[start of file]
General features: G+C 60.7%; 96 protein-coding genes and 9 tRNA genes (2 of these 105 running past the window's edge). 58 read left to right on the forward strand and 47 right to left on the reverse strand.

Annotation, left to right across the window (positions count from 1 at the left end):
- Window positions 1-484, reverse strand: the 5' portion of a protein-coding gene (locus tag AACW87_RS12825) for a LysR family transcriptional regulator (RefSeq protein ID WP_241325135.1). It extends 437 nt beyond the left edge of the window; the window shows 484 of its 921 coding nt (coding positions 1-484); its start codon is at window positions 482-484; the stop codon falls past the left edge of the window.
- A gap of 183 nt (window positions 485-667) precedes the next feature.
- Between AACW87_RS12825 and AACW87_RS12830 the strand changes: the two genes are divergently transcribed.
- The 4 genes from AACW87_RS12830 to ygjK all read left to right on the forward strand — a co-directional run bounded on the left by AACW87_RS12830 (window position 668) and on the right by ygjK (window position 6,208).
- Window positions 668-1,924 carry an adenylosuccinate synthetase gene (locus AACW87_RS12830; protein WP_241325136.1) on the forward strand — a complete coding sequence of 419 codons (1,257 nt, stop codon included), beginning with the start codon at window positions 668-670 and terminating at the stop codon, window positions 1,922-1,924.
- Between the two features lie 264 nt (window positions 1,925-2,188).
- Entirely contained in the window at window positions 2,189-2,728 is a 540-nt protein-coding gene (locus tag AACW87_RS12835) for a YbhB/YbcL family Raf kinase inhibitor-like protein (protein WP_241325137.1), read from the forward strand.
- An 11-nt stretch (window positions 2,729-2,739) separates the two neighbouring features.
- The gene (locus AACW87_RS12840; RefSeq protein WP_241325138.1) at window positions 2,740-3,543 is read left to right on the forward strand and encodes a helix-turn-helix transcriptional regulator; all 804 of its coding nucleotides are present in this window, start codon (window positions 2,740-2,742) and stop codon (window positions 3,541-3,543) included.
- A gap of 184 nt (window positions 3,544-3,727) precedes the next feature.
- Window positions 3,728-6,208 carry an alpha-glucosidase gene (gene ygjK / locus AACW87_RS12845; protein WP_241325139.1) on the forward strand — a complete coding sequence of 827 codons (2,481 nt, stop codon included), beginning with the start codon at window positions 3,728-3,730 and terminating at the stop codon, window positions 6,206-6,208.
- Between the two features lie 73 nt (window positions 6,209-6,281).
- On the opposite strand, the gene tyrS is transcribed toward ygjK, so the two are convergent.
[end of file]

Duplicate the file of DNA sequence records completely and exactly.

General features: G+C 60.7%; 96 protein-coding genes and 9 tRNA genes (2 of these 105 running past the window's edge). 58 read left to right on the forward strand and 47 right to left on the reverse strand.

Annotation, left to right across the window (positions count from 1 at the left end):
- Window positions 1-484, reverse strand: the 5' portion of a protein-coding gene (locus tag AACW87_RS12825) for a LysR family transcriptional regulator (RefSeq protein ID WP_241325135.1). It extends 437 nt beyond the left edge of the window; the window shows 484 of its 921 coding nt (coding positions 1-484); its start codon is at window positions 482-484; the stop codon falls past the left edge of the window.
- A gap of 183 nt (window positions 485-667) precedes the next feature.
- Between AACW87_RS12825 and AACW87_RS12830 the strand changes: the two genes are divergently transcribed.
- The 4 genes from AACW87_RS12830 to ygjK all read left to right on the forward strand — a co-directional run bounded on the left by AACW87_RS12830 (window position 668) and on the right by ygjK (window position 6,208).
- Window positions 668-1,924 carry an adenylosuccinate synthetase gene (locus AACW87_RS12830; protein WP_241325136.1) on the forward strand — a complete coding sequence of 419 codons (1,257 nt, stop codon included), beginning with the start codon at window positions 668-670 and terminating at the stop codon, window positions 1,922-1,924.
- Between the two features lie 264 nt (window positions 1,925-2,188).
- Entirely contained in the window at window positions 2,189-2,728 is a 540-nt protein-coding gene (locus tag AACW87_RS12835) for a YbhB/YbcL family Raf kinase inhibitor-like protein (protein WP_241325137.1), read from the forward strand.
- An 11-nt stretch (window positions 2,729-2,739) separates the two neighbouring features.
- The gene (locus AACW87_RS12840; RefSeq protein WP_241325138.1) at window positions 2,740-3,543 is read left to right on the forward strand and encodes a helix-turn-helix transcriptional regulator; all 804 of its coding nucleotides are present in this window, start codon (window positions 2,740-2,742) and stop codon (window positions 3,541-3,543) included.
- A gap of 184 nt (window positions 3,544-3,727) precedes the next feature.
- Window positions 3,728-6,208 carry an alpha-glucosidase gene (gene ygjK / locus AACW87_RS12845; protein WP_241325139.1) on the forward strand — a complete coding sequence of 827 codons (2,481 nt, stop codon included), beginning with the start codon at window positions 3,728-3,730 and terminating at the stop codon, window positions 6,206-6,208.
- Between the two features lie 73 nt (window positions 6,209-6,281).
- On the opposite strand, the gene tyrS is transcribed toward ygjK, so the two are convergent.